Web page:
The US faced a critical shortage of healthcare workers before the COVID-19 pandemic, making staff retention even more crucial during the pandemic.
Health care workers in the USA
Currently, there are
physicians in the U.S.
physicians over 55 years old
registered nurses in the U.S.
RNs working in hospital settings
hospital RNs over 55 years old
RNs working outside of hospitals
non-hospital RNs over 55 years old
These demographics matter given that HCW supply does not meet demand.
HCW shortfall is significant and a crisis in the making unless steps are taken to address workforce attrition.
Nurse attrition: COVID-19 is making a bad situation worse
With more than 500,000 seasoned RNs anticipated to retire by 2022, the U.S. Bureau of Labor Statistics projects the need for 1.1 million new RNs for expansion and replacement of retirees to avoid a nursing shortage.
Over the past decade, the average age of employed RNs has increased by nearly two years, from 42.7 years in 2000 to 44.6 years in 2010.
Currently, the national average for nursing turnover rates is 8.8% to 37.0%, depending on geographic location and nursing specialty.
An estimated 30%-50% of all new RNs either change jobs within nursing or leave the profession altogether within the first 3 years of clinical practice.
COVID-19 is exacerbating nurse attrition due to stress and burnout.
Home Healthcare Shortages
America’s home health-care system is in crisis as the worker shortage worsens.
According to the Paraprofessional Healthcare Institute:
of home healthcare workers are ages 45 to 64
of home healthcare workers are women
of home healthcare workers are people of color
of home healthcare workers are immigrants
Many of these demographics are economically and socially vulnerable.
Many nursing homes struggled with staffing before COVID-19. Shortages have been magnified because many staff members are unable or unwilling to work in the conditions posed by COVID-19.
Nursing home staffers are quitting in large numbers, due to COVID-19Â fears and what staff describe as a slipshod emergency response to safety issues by management.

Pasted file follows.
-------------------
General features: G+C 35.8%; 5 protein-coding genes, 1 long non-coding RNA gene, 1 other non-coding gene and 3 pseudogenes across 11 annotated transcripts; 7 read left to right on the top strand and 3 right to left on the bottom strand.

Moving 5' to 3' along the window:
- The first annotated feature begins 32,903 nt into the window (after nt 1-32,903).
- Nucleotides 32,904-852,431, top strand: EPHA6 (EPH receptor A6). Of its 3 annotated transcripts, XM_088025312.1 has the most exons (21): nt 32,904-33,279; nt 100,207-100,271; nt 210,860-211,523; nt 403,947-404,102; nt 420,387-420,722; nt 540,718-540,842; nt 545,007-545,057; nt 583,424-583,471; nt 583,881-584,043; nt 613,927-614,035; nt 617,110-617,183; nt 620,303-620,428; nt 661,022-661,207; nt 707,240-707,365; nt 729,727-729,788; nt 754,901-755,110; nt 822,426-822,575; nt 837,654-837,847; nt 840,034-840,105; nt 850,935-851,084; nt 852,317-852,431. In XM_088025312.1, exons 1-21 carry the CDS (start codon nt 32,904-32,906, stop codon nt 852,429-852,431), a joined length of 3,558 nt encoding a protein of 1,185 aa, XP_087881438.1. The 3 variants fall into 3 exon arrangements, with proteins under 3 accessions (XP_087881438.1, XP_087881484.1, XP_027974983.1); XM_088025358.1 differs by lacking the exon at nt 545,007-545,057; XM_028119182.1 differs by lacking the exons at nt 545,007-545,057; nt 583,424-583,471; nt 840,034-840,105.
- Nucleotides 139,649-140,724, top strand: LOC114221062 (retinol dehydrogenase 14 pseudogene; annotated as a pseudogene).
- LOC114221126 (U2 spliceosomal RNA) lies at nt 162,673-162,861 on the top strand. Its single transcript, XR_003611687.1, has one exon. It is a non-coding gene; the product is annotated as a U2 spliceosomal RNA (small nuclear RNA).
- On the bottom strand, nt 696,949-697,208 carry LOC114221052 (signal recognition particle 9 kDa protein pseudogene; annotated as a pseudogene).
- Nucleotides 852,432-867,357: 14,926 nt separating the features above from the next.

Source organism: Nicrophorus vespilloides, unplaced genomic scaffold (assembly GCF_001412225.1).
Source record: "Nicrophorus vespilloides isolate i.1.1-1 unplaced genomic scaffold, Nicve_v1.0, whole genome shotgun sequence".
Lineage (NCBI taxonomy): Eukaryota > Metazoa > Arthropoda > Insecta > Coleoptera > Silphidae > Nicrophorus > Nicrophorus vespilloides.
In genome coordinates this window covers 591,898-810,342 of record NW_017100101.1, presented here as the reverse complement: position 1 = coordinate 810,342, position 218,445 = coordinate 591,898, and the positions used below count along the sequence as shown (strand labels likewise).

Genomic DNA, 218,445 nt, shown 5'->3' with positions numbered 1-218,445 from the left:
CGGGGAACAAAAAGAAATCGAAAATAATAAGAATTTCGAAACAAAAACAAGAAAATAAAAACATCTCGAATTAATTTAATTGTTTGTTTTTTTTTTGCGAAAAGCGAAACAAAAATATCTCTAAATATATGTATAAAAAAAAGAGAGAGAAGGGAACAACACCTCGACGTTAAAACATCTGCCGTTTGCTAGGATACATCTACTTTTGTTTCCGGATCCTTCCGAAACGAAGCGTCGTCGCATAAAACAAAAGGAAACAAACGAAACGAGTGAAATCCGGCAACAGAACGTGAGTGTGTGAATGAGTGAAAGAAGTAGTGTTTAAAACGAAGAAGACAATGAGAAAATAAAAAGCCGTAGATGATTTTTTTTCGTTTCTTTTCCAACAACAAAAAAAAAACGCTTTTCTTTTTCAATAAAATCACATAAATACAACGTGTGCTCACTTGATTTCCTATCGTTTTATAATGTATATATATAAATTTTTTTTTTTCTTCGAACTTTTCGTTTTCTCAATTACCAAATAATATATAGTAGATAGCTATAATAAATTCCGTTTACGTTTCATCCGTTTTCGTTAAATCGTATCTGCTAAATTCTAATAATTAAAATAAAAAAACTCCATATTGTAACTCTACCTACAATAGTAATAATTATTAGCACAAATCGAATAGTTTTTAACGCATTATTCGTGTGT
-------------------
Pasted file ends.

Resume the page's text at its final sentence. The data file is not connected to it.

Staff in many care homes have complained that their employers hid the severity of outbreaks, in part because they were desperate to retain staff who were scared and disillusioned with poor working conditions and pay as low as $11 per hour.
There have been reports of managers pressuring sick or infected workers to show up for work.
Testing for staff in care homes is often inadequate, as is supply of PPE.
From the federal government nursing home survey, August 2020, a national database containing data from 98 percent of US nursing homes (about 2,000 facilities did not respond to the survey): At least 3,200 nursing homes–23% of the 13,600 facilities that submitted data–reported staffing shortages in late May, according to the Reuters analysis.
One in five nursing homes reports a severe shortage of PPE and staff. Rates of both staff and PPE shortages did not meaningfully improve from May to July 2020.
American Nurses Association, Workforce
MacKusick, C.I. and Minick, P., 2010. Why are nurses leaving? Findings from an initial qualitative study on nursing attrition.Â MEDSURG nursing,Â 19(6).
McGarry, B.E., Grabowski, D.C. and Barnett, M.L., 2020. Severe Staffing And Personal Protective Equipment Shortages Faced By Nursing Homes During The COVID-19 Pandemic: Study examines staffing and personal protective equipment shortages faced by nursing homes during the COVID-19 pandemic. Health Affairs, pp.10-1377.
Reuters, Special Report: Pandemic exposes systemic staffing problems at U.S. nursing homes